WASHINGTON – The U.S. Small Business Administration, in consultation with the Treasury Department, today released a simpler loan forgiveness application for Paycheck Protection Program (PPP) loans of $50,000 or less. This action streamlines the PPP forgiveness process to provide financial and administrative relief to America’s smallest businesses while also ensuring sound stewardship of taxpayer dollars.
“The PPP has provided 5.2 million loans worth $525 billion to American small businesses, providing critical economic relief and supporting more than 51 million jobs,” said Secretary Steven T. Mnuchin. “Today’s action streamlines the forgiveness process for PPP borrowers with loans of $50,000 or less and thousands of PPP lenders who worked around the clock to process loans quickly,” he continued. “We are committed to making the PPP forgiveness process as simple as possible while also protecting against fraud and misuse of funds. We continue to favor additional legislation to further simplify the forgiveness process.”
“Nothing will stop the Trump Administration from supporting great American businesses and our great American workers. The Paycheck Protection Program has been an overwhelming success and served as a historic lifeline to America’s hurting small businesses and tens of millions of workers. The new form introduced today demonstrates our relentless commitment to using every tool in our toolbelt to help small businesses and the banks that have participated in this program,” said Administrator Jovita Carranza. “We are continuing to ensure that small businesses are supported as they recover.”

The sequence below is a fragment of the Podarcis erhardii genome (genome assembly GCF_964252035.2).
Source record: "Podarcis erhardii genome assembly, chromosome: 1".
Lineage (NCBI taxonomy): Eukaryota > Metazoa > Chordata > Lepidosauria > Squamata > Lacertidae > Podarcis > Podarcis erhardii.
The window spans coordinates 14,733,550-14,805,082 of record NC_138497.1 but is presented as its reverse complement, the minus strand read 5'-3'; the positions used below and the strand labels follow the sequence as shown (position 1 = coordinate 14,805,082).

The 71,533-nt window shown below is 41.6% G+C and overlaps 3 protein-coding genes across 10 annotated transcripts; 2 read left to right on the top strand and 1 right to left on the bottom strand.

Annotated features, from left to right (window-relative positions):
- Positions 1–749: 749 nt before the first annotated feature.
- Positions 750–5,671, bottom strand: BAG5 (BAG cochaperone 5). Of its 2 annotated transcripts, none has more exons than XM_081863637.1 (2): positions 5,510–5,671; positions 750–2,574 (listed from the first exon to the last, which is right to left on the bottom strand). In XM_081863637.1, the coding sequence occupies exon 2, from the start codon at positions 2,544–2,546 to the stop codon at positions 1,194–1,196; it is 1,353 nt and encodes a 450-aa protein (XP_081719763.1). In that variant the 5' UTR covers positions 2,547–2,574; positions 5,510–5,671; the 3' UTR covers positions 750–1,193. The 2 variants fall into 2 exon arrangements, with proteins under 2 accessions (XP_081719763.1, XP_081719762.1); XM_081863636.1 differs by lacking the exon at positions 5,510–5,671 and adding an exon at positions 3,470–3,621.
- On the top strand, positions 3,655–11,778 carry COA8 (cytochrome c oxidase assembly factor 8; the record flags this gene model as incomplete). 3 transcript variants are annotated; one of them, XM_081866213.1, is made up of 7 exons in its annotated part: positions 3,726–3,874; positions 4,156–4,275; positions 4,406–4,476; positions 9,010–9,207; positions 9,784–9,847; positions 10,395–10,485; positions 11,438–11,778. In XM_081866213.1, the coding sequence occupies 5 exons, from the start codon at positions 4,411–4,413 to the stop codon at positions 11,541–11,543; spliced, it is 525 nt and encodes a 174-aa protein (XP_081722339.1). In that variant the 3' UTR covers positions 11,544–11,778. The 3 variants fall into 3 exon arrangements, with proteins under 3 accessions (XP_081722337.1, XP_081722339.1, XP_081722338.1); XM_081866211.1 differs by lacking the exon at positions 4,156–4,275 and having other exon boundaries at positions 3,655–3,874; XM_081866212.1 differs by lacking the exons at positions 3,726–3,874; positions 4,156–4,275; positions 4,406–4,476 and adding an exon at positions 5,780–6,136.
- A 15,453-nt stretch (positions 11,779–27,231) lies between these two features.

SBA and Treasury have also eased the burden on PPP lenders, allowing lenders to process forgiveness applications more swiftly.
SBA began approving PPP forgiveness applications and remitting forgiveness payments to PPP lenders for PPP borrowers on October 2, 2020. SBA will continue to process all PPP forgiveness applications in an expeditious manner.
View the simpler loan forgiveness application.
View the instructions for completing the simpler loan forgiveness application.
View the Interim Final Rule on the simpler forgiveness process for loans of $50,000 or less.